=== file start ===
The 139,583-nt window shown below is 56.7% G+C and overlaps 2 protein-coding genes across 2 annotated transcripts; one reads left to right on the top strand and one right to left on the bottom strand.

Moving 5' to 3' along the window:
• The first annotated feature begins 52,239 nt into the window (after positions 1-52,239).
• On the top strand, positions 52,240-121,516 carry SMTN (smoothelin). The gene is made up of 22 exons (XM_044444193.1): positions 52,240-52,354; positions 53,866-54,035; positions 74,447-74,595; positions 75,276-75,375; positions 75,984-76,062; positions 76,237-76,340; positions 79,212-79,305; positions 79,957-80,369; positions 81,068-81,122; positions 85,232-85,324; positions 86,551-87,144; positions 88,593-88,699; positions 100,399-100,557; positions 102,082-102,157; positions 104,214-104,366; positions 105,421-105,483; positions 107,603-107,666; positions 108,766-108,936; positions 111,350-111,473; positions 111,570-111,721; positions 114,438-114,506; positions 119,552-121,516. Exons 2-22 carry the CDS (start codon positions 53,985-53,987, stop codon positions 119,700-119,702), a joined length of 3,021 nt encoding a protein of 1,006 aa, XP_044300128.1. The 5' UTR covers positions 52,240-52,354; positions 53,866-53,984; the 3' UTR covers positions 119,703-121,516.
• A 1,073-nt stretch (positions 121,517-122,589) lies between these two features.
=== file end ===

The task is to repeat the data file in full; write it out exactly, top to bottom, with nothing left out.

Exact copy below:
The 139,583-nt window shown below is 56.7% G+C and overlaps 2 protein-coding genes across 2 annotated transcripts; one reads left to right on the top strand and one right to left on the bottom strand.

Moving 5' to 3' along the window:
• The first annotated feature begins 52,239 nt into the window (after positions 1-52,239).
• On the top strand, positions 52,240-121,516 carry SMTN (smoothelin). The gene is made up of 22 exons (XM_044444193.1): positions 52,240-52,354; positions 53,866-54,035; positions 74,447-74,595; positions 75,276-75,375; positions 75,984-76,062; positions 76,237-76,340; positions 79,212-79,305; positions 79,957-80,369; positions 81,068-81,122; positions 85,232-85,324; positions 86,551-87,144; positions 88,593-88,699; positions 100,399-100,557; positions 102,082-102,157; positions 104,214-104,366; positions 105,421-105,483; positions 107,603-107,666; positions 108,766-108,936; positions 111,350-111,473; positions 111,570-111,721; positions 114,438-114,506; positions 119,552-121,516. Exons 2-22 carry the CDS (start codon positions 53,985-53,987, stop codon positions 119,700-119,702), a joined length of 3,021 nt encoding a protein of 1,006 aa, XP_044300128.1. The 5' UTR covers positions 52,240-52,354; positions 53,866-53,984; the 3' UTR covers positions 119,703-121,516.
• A 1,073-nt stretch (positions 121,517-122,589) lies between these two features.